Window prostitution has been practiced throughout the Netherlands since the end of the 19th century, but such a kibosh is the first of its kind.
“[The ban] is really stupid,” says Felicia Anne, a Romanian sex worker who’s been working in Amsterdam’s windows over the last nine years. “We were always a tourist attraction. If you mind that, then you should go work for an escort agency. Honestly, the majority of the girls work with tourists. Most girls want more tourists, not less.”
Sunny, a 35-year-old Dutch transgender sex worker who works for My Red Light, a sex worker collective running its own brothels, told me it’s “divided a lot of girls.”
“Personally, I don’t mind the tours -- I think [banning them] will just make things worse because if you have really good guided tours, they explain how to behave,” she explains. “At least you have a possibility to educate people on life in the red light district.”
Sex workers were, more than anything, surprised by the announcement. “The city made the decision without speaking to anyone,” says Karin, who guides walking tours for the Prostitution Information Center (PIC).
As we’re chatting on mismatched chairs, Karin breaks away often to welcome visitors into the cozy retro space plastered with historic archives. She sells some memorabilia, helps an Irish documentarian looking for the district’s first sex shop, and has to turn down several tourists looking to join today’s tour. It’s already full.
Out the front window, I can see tourists’ heads swinging, taking in the iconic Oude Kerk (Old Church, and Amsterdam’s oldest building), PIC’s showy signage, and the Latin American sex workers’ quarter, all around the same bend.
Karin mentions the city’s report on the ban, which surveyed 101 representatives of De Wallen -- among them only 10 sex workers when around 400 do business in the windows between day and night shifts. “It’s hardly representative,” she says.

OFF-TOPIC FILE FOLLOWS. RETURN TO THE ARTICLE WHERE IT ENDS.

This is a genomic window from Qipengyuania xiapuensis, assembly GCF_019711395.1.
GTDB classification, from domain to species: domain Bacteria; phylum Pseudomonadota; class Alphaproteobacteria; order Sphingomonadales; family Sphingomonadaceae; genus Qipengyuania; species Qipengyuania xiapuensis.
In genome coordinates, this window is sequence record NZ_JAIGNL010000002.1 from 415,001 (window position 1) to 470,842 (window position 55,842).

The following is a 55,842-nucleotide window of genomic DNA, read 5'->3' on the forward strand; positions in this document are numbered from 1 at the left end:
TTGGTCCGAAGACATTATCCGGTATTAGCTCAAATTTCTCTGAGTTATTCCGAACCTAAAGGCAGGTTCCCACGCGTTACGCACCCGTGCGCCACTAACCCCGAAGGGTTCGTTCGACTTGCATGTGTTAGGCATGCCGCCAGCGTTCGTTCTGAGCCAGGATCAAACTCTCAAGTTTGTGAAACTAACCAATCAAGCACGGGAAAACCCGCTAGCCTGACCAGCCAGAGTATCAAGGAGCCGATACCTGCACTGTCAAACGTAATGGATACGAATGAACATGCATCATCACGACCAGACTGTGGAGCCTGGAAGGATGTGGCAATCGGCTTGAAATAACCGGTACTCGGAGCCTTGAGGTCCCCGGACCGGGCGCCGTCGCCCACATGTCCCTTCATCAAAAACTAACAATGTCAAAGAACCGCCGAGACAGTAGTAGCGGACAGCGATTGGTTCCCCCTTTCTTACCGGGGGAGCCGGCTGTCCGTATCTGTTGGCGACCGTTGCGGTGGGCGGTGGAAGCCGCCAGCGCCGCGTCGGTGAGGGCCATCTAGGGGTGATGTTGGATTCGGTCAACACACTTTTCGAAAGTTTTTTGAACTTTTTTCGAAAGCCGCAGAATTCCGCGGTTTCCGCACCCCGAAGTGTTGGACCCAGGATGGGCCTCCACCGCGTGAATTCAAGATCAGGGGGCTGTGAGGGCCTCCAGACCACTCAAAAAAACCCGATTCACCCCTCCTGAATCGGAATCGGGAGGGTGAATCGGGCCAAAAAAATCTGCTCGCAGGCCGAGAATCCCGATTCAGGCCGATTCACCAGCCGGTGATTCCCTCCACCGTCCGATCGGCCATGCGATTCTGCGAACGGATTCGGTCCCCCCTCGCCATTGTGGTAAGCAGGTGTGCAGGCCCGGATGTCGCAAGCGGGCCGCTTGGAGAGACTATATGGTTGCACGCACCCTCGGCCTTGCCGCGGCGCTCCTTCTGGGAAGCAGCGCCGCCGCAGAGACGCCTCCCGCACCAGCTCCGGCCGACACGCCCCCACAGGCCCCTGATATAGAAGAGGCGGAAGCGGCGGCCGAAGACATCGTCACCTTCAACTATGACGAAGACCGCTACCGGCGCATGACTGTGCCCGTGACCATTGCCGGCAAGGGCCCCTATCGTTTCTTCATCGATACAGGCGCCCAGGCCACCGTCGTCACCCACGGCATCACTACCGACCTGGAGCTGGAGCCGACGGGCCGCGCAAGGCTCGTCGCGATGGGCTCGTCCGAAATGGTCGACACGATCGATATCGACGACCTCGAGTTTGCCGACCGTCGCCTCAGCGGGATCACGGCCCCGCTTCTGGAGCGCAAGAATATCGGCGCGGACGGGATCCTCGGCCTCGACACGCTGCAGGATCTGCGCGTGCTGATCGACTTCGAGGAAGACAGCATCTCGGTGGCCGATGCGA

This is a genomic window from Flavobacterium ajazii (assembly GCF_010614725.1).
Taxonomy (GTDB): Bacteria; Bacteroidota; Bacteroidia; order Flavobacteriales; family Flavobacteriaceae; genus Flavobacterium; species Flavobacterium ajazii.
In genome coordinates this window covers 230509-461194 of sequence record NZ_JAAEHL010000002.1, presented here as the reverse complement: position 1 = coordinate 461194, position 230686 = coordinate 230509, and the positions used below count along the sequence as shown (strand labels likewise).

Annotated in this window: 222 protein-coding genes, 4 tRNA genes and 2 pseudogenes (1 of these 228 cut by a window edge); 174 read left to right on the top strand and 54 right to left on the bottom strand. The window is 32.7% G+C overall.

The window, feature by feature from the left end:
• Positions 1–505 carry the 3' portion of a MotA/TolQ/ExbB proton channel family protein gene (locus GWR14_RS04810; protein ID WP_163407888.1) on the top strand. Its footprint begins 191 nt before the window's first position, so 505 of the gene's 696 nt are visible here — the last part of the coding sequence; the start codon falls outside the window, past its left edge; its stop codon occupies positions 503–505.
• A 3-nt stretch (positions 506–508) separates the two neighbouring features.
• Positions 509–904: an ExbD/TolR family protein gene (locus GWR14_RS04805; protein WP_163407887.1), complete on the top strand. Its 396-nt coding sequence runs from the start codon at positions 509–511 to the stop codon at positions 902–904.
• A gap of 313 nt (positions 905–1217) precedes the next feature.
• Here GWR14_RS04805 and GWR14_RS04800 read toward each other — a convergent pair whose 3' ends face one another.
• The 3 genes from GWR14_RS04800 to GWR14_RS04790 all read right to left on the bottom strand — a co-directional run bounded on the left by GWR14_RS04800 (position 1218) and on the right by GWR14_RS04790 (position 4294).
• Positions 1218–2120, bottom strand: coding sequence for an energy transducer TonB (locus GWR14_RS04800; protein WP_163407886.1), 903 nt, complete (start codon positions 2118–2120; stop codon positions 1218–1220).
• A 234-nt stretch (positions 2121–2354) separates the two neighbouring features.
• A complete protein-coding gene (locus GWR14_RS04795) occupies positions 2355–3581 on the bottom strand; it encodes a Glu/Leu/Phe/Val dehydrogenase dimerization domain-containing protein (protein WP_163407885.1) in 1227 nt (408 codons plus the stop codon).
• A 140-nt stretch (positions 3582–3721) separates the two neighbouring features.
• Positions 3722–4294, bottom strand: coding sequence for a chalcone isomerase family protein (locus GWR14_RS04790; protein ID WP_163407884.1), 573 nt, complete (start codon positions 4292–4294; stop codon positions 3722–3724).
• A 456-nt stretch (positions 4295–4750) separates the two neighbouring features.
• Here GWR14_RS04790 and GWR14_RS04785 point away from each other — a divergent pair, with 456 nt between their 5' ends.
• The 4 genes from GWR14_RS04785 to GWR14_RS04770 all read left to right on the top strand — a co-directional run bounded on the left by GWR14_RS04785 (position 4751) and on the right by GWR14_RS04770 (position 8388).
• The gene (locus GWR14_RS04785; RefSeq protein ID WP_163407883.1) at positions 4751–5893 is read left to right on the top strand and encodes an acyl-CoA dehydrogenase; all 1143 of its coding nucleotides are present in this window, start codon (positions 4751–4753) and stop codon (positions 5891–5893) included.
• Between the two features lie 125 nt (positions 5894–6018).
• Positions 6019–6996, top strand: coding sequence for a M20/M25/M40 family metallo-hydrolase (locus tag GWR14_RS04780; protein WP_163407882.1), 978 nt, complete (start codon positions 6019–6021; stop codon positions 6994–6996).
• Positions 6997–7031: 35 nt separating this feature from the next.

“It’s a bad decision,” agrees a Dutch sex worker spending time at the center on her day off. “This is just a part of Amsterdam.”
Why is the ban going into effect?
The city’s decision is two-fold -- not merely a moral objection, but also an attempt to address over-tourism. Tourism in Amsterdam has steadily grown over the recent years, jumping 11 per cent in 2018 to 18.5 million visitors.
In the red light district, drinking alcohol on the streets is rampant, albeit illegal, while marijuana, space cakes, and magic mushrooms are tolerated and plentifully available. Sloppy intoxication -- public urination, vomiting, accidents, and unruly behavior -- are commonplace.
Residents are complaining, a fair number of them in De Wallen, which has seen a growth in private housing and new entrepreneurship over recent years. Officials hope that the ban will rein in criminality and boost the economy by revamping the erotic district as an entertainment district.
“Amsterdam has this image of the city where you can do everything, you can use drugs, shout, go to a prostitute, all there out in the open,” says Vera Al, the deputy mayor’s spokeswoman, in a phone interview. “But the city board said we don’t want that image anymore. Tourists are welcome ... but they have to behave and obey the rules. We are going to be stricter.”
The ban on tour groups is just the latest measure on curbing tourism numbers
That’s no understatement. In 2016, hundreds of windows were shuttered to ease the number of tourists squeezing into narrow streets. Starting in April, tours have also been curbed, now only allowed to operate until 7 pm. (They were allowed to operate until 11 pm. previously.) The maximum size of tour groups has also been cut from 20 to 15. Al says more measures are still to come, particularly to continue addressing overcrowding and problems like human trafficking.